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In the church we often hear women talk about being a Proverbs 31 woman because that passage of scripture has a lot to say about what it means to be a godly woman and wife. The reason I say I want to be a Proverbs 31 man is due to how this passage begins. It begins with wisdom for a son about what not to do if one is a king- chase after woman and drink too much alcohol. In other words don’t live a messed up life. Then the advice goes on to what I have found to be inspiring words about what it means to be a godly king/leader.

“Speak up for those who cannot speak for themselves,
    for the rights of all who are destitute.
Speak up and judge fairly;
    defend the rights of the poor and needy.”

The exhortation is to be a leader who looks out for the welfare of others specifically those who cannot defend themselves in life- the poor and needy. God wants men to watch out for those who cannot watch out for themselves, to defend those who cannot defend themselves, to care for and about those in need.

Of course here in America we do not have a king. The principle is valid for all men who would be leaders in their churches, communities, families etc. If we want to know what God wants from us, we need look no further than the people suffering in our midst, in our community, in our nation, and  in our world. This makes me think about the children living in difficult circumstances of poverty or abuse. It makes me think about the single moms who are trying to make a go of it for themselves and their kids but need a helping hand and at times need someone to speak up for them. It makes me think about the refugees I meet and the hardships they face as they try to make a new life here in America.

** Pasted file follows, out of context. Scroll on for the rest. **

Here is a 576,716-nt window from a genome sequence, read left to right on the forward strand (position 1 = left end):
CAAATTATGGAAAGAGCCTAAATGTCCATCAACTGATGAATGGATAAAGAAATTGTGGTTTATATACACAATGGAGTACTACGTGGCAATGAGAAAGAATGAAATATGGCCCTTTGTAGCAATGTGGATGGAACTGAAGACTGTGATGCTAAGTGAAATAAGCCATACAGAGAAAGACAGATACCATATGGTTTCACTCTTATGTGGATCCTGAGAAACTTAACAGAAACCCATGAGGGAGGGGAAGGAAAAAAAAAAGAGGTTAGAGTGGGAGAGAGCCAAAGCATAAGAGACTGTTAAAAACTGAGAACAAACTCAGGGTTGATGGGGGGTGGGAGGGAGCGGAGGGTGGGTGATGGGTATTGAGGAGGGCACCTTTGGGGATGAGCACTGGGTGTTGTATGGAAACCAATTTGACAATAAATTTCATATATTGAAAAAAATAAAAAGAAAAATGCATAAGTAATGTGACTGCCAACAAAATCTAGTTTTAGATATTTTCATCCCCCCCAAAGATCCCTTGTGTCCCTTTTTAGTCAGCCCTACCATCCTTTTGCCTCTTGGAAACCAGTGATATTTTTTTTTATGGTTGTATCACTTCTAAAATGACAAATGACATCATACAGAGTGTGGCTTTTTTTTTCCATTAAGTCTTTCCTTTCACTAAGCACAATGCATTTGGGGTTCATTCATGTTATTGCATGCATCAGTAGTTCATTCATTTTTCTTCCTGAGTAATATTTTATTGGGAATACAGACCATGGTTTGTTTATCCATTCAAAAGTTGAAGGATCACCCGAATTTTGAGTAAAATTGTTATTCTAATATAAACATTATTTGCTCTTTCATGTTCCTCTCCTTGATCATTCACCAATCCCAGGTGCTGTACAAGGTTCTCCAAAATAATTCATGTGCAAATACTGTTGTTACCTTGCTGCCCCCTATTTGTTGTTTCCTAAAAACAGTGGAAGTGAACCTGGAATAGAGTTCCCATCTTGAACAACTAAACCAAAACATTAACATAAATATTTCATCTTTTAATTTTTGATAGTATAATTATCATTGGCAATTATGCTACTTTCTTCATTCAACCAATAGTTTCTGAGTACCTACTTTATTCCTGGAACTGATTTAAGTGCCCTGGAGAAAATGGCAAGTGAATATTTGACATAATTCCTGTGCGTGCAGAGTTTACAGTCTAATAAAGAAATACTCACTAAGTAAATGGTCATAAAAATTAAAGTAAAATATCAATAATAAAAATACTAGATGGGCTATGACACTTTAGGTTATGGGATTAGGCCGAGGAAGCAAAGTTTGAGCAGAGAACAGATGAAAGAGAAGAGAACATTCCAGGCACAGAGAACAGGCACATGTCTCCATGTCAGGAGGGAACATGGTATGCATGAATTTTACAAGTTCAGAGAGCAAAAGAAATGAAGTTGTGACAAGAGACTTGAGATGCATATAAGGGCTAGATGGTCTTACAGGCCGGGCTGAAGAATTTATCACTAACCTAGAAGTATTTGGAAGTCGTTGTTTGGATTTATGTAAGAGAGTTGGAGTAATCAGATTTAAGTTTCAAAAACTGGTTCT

So yes I want to be a Proverbs 31 man, even though in churches we only hear about women being a Proverbs 31 woman.

Psalm 90:12 says- “Teach us to number our days, that we may gain a heart of wisdom.” But what does that mean? Are we to just live in morbid fear that we will one day die? The rest of the Psalm following verse 12 gives insight as it discusses living for God.

We are only given a short time here in this life. Our days are numbered. What is important is how we live those days. My desire this year is to be better at making each day count for the Lord by showing His love to others. The older I get, the more reflective I become. I realize there have been far too many days that I have wasted. There have been opportunities to show the love of God to others that I have not followed through on or have squandered due to my own selfishness.